By Hook or by Crook

By Hook or by Crook

A Journey in Search of English

Book - 2007
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A delightfully discursive, Bill Bryson-esque and personal journey through the groves and the thickets of the English language, by our foremost scholar of the history and structure of the English language. David Crystal has been described (by the Times Higher Education Supplement) as a sort of 'latter day Dr Johnson', a populist linguist who has promoted the study of the English language in an academic and broadcasting career that has so far spanned 40 years and nearly 100 books. Now he has written an engaging travel book of more general appeal. Inspired by W. G. Sebald's 'The Rings of Saturn' and by Bill Bryson's books, he has combined personal reflections, historical allusions and traveller observations to create a mesmerising (and entertaining) narrative account of his encounters with the English language and its speakers throughout the world - from Bangor to Bombay and from Stratford to San Francisco. 'By Hook or by Crook' is an attempt to capture the exploratory, seductive, teasing, tantalising nature of language study. As such, it will appeal to the ever-growing market who like to be entertained as well as instructed.
Publisher: London : HarperPress, 2007.
ISBN: 9780007235575
9780007235582
0007235585
Branch Call Number: 427 CRY
Characteristics: xv, 314 p. : ill., map

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quagga Aug 24, 2010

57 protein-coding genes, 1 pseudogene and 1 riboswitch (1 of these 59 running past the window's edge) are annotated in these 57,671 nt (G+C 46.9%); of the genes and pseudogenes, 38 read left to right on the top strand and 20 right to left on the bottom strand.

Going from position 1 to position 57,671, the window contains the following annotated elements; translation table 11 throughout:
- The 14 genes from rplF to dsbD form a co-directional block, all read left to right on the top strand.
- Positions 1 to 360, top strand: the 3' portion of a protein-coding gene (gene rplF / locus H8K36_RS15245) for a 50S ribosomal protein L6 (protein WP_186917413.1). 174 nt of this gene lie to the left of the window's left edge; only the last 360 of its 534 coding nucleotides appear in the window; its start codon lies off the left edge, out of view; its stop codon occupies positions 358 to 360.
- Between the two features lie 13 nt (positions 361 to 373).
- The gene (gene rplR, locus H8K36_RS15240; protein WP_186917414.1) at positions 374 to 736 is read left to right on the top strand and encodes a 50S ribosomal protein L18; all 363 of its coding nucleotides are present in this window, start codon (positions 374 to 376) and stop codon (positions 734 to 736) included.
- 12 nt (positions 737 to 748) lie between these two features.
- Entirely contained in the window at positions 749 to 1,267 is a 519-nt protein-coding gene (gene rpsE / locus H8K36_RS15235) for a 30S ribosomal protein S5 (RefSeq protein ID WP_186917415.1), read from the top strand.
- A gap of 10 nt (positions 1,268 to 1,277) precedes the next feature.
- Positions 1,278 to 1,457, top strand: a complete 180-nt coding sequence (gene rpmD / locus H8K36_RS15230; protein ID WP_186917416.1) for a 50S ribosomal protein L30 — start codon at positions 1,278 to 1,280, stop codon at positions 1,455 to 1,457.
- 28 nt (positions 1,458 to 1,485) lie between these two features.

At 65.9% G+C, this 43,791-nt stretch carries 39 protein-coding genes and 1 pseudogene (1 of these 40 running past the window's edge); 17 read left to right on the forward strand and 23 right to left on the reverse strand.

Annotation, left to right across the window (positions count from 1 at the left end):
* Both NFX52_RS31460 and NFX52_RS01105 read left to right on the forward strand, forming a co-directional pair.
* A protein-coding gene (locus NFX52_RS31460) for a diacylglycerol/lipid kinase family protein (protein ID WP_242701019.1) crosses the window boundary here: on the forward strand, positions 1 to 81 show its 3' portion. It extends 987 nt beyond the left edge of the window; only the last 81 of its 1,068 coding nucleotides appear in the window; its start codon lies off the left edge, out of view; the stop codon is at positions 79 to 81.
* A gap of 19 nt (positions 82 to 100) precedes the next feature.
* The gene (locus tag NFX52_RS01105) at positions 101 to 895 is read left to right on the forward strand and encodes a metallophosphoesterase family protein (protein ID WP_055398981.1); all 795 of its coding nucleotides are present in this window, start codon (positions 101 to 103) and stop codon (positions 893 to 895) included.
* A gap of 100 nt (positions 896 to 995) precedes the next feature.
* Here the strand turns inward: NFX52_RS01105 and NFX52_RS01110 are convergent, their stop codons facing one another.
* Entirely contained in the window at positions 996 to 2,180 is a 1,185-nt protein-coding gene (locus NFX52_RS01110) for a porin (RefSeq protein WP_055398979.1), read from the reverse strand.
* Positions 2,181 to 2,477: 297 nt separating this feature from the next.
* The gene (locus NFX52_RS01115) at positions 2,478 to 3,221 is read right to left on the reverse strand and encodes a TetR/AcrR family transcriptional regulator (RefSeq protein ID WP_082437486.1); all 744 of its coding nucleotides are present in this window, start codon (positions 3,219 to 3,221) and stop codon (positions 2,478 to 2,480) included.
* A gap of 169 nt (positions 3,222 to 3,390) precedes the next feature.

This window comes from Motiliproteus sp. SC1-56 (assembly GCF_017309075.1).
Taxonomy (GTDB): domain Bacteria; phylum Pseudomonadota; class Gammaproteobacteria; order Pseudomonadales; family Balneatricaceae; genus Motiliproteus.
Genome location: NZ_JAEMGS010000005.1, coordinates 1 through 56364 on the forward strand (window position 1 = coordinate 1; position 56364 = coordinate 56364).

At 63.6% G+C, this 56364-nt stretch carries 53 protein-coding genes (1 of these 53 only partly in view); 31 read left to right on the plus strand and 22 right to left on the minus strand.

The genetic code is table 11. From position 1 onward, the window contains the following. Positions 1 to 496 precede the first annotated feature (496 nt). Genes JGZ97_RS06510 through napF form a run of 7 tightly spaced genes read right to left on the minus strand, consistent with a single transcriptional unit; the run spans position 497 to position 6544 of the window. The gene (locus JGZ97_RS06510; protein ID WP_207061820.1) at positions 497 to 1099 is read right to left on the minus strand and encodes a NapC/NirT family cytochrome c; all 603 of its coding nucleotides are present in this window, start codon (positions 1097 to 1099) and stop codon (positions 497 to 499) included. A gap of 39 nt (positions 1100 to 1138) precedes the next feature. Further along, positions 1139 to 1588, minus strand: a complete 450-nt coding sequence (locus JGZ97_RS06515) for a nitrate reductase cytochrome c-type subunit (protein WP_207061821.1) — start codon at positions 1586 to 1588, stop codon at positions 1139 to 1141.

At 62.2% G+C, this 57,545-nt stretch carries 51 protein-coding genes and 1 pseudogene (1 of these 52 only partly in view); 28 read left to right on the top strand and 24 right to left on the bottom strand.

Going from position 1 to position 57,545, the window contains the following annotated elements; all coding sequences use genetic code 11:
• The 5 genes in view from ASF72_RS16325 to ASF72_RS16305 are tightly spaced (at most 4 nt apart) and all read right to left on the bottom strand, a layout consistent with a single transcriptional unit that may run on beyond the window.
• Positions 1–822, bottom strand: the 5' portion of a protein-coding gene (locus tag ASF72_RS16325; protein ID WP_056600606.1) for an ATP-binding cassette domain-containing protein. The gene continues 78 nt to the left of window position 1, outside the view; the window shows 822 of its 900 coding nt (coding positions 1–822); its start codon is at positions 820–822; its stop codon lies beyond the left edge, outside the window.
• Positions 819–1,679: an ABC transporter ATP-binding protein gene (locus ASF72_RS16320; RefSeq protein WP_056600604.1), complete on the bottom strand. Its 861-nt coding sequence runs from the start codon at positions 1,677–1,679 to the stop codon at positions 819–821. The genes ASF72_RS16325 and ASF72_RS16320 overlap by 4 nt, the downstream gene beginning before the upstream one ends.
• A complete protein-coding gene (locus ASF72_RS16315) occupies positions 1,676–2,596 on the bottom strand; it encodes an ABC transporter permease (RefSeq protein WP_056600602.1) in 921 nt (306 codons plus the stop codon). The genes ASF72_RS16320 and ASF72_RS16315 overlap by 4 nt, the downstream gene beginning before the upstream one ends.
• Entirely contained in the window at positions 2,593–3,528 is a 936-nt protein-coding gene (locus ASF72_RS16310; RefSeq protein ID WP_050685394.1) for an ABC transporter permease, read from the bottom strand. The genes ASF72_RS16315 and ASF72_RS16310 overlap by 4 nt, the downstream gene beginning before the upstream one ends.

A linguistic travelogue. David Crystal muses about accents and dialects as well as the origins of place names, catch-phrases and idioms while meandering down the sideroads of Wales and western England. Where did the expressions 'by hook or by crook' and 'the living daylights' come from?

Crystal ranges farther afield when he discusses streets that have nicknames (as opposed to merely shortened versions of their names). He even explains the origin of the word 'nickname.' (In Old English, eke meant 'also.' Pronunciation of the expression an eke name - your 'other' name - changed over time, with the n of an transferring to the beginning of eke to make neke, and then the spelling changed to make the modern word.)

I'm a total language nerd, so I enjoyed this book. You gotta love a guy who gets excited about orthographic innovations, such as the use of middle capital letters within a proper name - CompuServe; eBay and BiblioCommons.

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